Termination Shock
November 18, 2021 4:28 PM - Subscribe

Neal Stephenson's latest. Herein confronting climate change in the near future by populating this world with all new characters* that won't take 'no' for an answer or abide by bureaucratic lassitude when millions of lives are at stake. But don't worry, for you old heads, or haters, many baseline Stephenson** tropes are quite alive and well kicking in this book.

*Texans! Dutch Queens! Gay People! None of whom are named Waterhouse, Shaftoe or Comstock!
**Martial arts/sword fighting! Ranging through the Cascade Mountains! Guns! Ballistics! Seemingly kinda arbitrary sex, but not graphic!
posted by Cold Lurkey (14 comments total) 6 users marked this as a favorite
 
I think my library forecast 16 weeks. I will be back!
posted by janell at 6:07 PM on November 19, 2021


I've finished it, but i'll try to not be explicitly spoilery.
Broadest thought: This has to be book one, right? The ending is hardly a resolution for almost every character, or the climate for that matter. It just seems to be table setting for an even more epic conflict in this world's near future.

this leads me to a concern that stephenson has set himself too tricky a table to interweave future actual events and those of his story. (see also William Gibson's scrapping of Agency's first draft because the real world kept out-absurding his fiction). Covid seemed kinda a tacked-on addition to the front half of book (although the use of the PanScan to potentially explain the Bo's ability to pinpoint his location was a nice conceit). Actually this is a two fisted concern: I'm obviously worried that some obscenely destructive extreme weather event will happen, period. but most importantly (/s) if it's before the next book arrives that makes his job that much more difficult as a writer to elevate the stakes in his narrative beyond what we've already seen IRL. Or that things IRL are going to get so much worse so quickly that whatever remediations are working in his fiction are going to seem like a cruel fantasy to us because we're so far past the point of no return.
posted by Cold Lurkey at 9:41 AM on November 20, 2021


Hmm, I don't think Stephenson wants to tackle all ramifications of climate change, in the way KSR does. He wants to tell a fun story and make jokes about six shooters and be able to digress to this and that obscure thing, and this narrower range works for that.

The climate stuff also felt rather tacked on, on the whole. Earthsuits sure, but often he seemed to just be describing life in a conventionally hot place. The end felt closer than he usually gets to writing a solid ending.

I went back and re-read Ministry of the Future's chapter 10, which is about 4 pages long and covers the same remediation, in such a contrasting way, a crisp first-hand view of someone who worked with many others in a great work and yet knows it's a stopgap.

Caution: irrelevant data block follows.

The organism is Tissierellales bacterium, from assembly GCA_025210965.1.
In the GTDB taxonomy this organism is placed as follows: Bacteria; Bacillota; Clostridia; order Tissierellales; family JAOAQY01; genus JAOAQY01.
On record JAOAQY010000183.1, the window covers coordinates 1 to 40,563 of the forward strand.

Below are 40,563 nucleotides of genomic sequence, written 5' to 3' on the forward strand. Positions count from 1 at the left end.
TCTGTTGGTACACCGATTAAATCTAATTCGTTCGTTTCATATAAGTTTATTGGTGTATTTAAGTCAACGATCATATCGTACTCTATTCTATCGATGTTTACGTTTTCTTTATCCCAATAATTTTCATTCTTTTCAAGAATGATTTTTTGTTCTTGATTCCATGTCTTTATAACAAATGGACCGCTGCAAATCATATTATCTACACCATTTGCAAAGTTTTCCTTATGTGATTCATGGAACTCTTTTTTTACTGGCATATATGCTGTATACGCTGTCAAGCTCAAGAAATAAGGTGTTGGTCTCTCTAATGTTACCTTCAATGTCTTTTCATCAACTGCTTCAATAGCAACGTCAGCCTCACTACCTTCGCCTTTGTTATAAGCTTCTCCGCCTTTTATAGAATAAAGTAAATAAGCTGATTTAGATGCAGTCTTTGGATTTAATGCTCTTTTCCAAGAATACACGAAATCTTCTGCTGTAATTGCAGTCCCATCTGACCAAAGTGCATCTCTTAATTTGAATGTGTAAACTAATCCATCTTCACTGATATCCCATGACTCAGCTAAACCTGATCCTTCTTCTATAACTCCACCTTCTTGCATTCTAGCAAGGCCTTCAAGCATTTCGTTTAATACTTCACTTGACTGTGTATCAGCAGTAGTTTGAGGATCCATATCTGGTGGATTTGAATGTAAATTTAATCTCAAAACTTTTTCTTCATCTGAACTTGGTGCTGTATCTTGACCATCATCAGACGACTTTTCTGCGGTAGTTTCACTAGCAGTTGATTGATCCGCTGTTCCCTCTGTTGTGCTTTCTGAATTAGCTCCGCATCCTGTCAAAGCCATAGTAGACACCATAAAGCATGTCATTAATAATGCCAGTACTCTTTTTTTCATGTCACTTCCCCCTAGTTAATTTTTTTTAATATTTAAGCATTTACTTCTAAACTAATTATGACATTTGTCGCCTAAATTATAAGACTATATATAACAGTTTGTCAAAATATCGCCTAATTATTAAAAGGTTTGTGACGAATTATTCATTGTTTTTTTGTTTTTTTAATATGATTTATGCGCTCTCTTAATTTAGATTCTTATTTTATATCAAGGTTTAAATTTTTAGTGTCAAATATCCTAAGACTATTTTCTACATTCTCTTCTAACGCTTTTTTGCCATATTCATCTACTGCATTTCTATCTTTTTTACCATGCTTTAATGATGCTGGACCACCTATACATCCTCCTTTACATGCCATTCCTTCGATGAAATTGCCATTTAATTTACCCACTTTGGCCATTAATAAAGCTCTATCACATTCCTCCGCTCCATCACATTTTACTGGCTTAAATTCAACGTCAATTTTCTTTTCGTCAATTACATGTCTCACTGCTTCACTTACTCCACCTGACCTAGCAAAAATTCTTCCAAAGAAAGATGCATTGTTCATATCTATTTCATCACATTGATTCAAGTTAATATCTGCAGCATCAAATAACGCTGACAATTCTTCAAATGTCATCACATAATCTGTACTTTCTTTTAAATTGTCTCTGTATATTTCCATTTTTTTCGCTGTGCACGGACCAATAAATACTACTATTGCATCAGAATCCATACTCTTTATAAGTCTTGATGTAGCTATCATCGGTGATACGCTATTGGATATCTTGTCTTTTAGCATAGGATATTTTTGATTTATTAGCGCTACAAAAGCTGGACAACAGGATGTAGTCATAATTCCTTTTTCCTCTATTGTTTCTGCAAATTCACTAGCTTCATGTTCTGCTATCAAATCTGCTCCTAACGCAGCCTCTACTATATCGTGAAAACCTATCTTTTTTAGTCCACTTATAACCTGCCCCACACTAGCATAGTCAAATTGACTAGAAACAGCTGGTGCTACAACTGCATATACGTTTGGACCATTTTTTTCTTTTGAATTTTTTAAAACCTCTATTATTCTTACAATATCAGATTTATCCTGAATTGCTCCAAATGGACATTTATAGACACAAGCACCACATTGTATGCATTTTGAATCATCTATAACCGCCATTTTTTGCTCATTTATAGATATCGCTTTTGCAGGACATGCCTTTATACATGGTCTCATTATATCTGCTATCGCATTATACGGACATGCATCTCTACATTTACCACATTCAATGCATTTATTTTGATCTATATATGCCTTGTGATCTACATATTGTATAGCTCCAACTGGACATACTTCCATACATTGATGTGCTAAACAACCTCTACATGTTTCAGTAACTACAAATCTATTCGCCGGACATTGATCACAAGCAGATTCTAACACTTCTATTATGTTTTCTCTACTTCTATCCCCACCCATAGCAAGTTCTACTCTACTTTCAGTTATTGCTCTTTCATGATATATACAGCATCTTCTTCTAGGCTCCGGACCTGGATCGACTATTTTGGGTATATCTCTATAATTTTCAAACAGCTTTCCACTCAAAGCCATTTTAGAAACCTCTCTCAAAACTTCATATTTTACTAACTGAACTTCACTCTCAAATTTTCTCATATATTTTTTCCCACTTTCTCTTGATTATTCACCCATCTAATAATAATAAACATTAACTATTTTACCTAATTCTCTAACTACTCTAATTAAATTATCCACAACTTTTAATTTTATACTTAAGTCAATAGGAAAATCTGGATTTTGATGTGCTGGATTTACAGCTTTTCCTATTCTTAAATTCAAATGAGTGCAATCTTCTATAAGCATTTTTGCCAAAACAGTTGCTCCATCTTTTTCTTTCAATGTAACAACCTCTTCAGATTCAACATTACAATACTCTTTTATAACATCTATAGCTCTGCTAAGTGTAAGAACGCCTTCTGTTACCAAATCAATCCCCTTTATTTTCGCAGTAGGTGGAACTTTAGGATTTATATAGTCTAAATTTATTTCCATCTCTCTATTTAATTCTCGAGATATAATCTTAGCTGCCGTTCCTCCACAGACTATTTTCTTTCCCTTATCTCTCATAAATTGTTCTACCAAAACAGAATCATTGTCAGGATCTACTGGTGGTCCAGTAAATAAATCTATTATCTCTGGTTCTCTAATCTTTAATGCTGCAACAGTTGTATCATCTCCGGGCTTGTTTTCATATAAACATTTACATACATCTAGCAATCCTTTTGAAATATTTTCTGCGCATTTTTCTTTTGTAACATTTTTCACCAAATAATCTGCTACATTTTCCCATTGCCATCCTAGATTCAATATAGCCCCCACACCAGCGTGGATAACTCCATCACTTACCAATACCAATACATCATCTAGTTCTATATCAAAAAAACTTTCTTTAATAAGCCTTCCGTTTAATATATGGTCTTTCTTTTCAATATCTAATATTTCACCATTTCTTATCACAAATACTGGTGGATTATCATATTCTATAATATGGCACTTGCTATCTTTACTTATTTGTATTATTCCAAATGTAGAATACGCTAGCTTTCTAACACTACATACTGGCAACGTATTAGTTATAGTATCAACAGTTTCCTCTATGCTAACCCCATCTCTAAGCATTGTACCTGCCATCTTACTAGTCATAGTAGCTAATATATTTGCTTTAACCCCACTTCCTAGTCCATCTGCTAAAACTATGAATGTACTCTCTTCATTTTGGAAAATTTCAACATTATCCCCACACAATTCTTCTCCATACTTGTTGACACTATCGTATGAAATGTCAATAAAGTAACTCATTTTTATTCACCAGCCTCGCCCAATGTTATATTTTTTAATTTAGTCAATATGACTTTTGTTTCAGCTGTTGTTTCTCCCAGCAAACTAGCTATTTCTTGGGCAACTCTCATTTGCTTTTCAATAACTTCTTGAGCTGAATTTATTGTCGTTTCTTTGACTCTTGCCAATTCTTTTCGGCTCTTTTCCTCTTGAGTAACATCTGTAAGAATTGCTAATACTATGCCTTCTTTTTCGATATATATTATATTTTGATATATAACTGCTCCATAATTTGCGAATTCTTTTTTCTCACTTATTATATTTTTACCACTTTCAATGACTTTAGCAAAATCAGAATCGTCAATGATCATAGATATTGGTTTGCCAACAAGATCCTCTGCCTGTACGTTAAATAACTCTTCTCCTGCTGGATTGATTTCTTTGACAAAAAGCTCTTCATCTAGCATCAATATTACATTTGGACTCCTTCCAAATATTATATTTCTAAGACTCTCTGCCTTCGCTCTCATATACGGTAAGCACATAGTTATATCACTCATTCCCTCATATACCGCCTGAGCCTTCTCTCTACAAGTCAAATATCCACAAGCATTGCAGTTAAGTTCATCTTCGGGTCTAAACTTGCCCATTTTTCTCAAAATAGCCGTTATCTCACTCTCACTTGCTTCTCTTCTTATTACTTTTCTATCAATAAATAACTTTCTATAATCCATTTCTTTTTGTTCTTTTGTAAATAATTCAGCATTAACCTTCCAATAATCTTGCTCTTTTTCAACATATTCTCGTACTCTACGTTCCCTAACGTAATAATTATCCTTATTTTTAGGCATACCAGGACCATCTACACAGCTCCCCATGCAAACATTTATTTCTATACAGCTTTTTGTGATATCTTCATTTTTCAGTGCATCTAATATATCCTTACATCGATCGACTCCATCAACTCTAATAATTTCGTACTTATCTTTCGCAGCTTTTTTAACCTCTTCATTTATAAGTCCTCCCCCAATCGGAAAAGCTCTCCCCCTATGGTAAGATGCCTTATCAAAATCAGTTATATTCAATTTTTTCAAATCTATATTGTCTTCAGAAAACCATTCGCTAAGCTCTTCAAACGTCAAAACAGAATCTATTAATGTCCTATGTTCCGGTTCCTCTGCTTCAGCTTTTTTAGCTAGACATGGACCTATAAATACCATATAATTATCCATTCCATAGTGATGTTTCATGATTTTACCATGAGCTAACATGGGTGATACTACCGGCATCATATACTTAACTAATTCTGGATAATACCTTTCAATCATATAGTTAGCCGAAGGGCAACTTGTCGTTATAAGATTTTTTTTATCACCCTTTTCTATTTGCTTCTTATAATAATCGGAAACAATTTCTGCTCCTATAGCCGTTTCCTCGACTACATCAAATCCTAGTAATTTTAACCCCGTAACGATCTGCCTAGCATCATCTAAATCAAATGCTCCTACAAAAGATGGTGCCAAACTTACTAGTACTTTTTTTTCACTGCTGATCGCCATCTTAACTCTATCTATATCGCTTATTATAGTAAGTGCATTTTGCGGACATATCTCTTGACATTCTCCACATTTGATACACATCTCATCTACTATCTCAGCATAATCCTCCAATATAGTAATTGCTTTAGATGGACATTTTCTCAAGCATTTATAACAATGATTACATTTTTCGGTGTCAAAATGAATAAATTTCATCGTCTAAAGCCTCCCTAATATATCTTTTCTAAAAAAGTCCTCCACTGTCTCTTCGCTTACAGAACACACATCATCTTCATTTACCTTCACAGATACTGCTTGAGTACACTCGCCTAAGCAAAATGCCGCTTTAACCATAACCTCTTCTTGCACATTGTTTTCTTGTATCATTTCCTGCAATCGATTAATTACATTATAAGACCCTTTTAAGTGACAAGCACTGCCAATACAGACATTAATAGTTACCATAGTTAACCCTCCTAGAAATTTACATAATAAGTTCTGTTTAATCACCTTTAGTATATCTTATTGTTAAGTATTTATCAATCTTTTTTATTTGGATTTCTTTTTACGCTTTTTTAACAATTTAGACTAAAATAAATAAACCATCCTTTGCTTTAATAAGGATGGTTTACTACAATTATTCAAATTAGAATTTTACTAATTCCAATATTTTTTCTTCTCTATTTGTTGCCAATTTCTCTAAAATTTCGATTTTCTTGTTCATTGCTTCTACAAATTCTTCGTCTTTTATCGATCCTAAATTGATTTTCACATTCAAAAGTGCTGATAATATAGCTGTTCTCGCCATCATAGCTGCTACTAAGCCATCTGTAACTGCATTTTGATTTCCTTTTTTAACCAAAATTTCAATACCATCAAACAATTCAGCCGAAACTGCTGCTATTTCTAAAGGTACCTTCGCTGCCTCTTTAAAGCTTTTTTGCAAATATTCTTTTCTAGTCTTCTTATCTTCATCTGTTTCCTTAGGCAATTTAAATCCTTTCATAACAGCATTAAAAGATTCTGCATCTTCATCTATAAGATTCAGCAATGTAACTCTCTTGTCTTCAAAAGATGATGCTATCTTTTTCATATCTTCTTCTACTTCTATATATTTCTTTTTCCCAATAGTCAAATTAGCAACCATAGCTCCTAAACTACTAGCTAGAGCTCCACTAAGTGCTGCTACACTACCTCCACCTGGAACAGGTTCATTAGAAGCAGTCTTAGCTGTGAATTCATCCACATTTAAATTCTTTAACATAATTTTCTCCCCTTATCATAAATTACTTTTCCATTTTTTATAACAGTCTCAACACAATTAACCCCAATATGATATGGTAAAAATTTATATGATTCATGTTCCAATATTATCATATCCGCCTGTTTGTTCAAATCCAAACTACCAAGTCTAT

posted by joeyh at 4:11 PM on November 21, 2021


I finished this today. Overall fun, but don't think I'd ever re-read it unless it turns out to be part of a series that gets more interesting later. I felt that the lack of a strong plot detracted from the book. Moby Dick takes a while to get going too, but eventually Ahab does show up and hunt the whale. I feel like in this book, we have T.R. demonstrate his sulfur cannon, then we are just waiting to see if China, India, or anyone else will react. We only see a few glimpses of that reaction. I was baffled at how the attack on the Maeslantkering was just dropped immediately with the line, "But it doesn't matter. It doesn't help to know." Surely a deliberate attack with a novel weapon system, causing destruction of property and loss of life, would actually matter? I was also sorta baffled that someone could deepfake the Queen of the Netherlands, but then deepfake technology just completely vanishes from the plot later. For example, the Indians or Chinese could have made deepfakes of violations the terms of battle on the LAC, if either had wanted a casus belli. Also, how did China get away with zapping Laks anyway? I felt like the final attack on Pina2bo was just poorly planned. Why waste all this crucial time destroying nets that will be useless if the gun is successfully destroyed, and cheaply repaired and replaced if not? Why deliver the bomb via your priceless PR celebrity asset instead of by drone?
posted by rustcrumb at 8:15 PM on November 21, 2021 [1 favorite]


Rustcrumb, I have similar thoughts. The PR crew just leaves after the nets, but surely taking out the gun is the most impactful climate peacekeeping action. I do like the symmetry where first the Pina2bo high-tech defences are knocked out by an insanely high-tech attack (although wouldn’t NORAD have been a tiny bit triggered?), and then the aggressors get taken out in a low-tech fashion.